In response to the reports of Chloe’s household, Paul rebuked the church in Corinthians saying, “ Is Christ divided? Was Paul crucified for you? Or were you baptized in the name of Paul?” (Vs. 13). Paul pointed them to the cross. And added that the “preaching of the cross” is the message of salvation through faith in the crucified Lord.  And he added that

“For the message of the cross is foolishness to those who are perishing, but to us who are being saved it is the power of God” (v. 19).

The gospel is much more than a statement of doctrine. It is more than an account of what Jesus did for mankind when He died on the cross. It is the application of the mighty power of God to the heart and life of the repentant, believing sinner making of him a new creation (Rom. 1:16; 2 Cor. 5:17).

Division

Chloe and her family had the wisdom to see error and division within God’s children and sought the apostle Paul’s assistance to correct it. Chloe appears to be a prominent woman in the church and have a respectable reputation for Paul to refer to her in such a way. Jesus said, “Blessed are the peacemakers, for they shall be called sons of God” (Matthew 5:9). “Peace-makers” are the “sons of God” because they devoted to the cause of leading their fellow men to be at peace with Him. Although we don’t know much else about Chloe, we can learn the lesson from her brief mention that we should seek to bring peace and harmony within our homes and churches. Also, we can learn to ask God for wisdom for when to speak up and call attention to issues so that they can be addressed in a Christ-like way.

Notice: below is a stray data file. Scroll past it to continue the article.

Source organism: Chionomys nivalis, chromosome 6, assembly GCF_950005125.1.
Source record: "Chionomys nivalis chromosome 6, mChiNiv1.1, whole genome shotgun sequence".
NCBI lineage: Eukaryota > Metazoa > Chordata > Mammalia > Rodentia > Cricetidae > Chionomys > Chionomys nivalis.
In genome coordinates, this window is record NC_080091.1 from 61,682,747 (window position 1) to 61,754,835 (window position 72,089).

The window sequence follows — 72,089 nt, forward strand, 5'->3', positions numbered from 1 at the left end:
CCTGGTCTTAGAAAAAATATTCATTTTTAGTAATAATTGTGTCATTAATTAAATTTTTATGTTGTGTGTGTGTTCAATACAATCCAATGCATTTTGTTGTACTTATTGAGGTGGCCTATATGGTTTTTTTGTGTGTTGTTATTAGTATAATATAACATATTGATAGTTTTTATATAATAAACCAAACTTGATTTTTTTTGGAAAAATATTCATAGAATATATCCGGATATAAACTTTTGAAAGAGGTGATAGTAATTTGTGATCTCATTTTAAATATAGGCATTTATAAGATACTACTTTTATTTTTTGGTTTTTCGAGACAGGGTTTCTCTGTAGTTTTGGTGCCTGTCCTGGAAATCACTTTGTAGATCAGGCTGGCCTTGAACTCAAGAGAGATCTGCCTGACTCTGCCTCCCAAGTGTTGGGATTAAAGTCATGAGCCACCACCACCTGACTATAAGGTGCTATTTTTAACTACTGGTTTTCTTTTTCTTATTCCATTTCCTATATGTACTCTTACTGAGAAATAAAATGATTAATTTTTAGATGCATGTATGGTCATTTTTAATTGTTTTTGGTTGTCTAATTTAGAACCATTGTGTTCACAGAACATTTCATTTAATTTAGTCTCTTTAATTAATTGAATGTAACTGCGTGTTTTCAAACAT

Who Was Chloe In The Bible

There is little known about Chloe in the Bible. Only one verse mentions her name—1 Corinthians 1:11, which says, “My brothers and sisters, some from Chloe’s household have informed me that there are quarrels among you.” What we know from the verse is that Chloe was a Christian woman living in Corinth and that she was an acquaintance of the apostle Paul. Because Paul simply refers to her by her first name, Chloe, it is likely she was well known to the believers of that area, possibly a householder.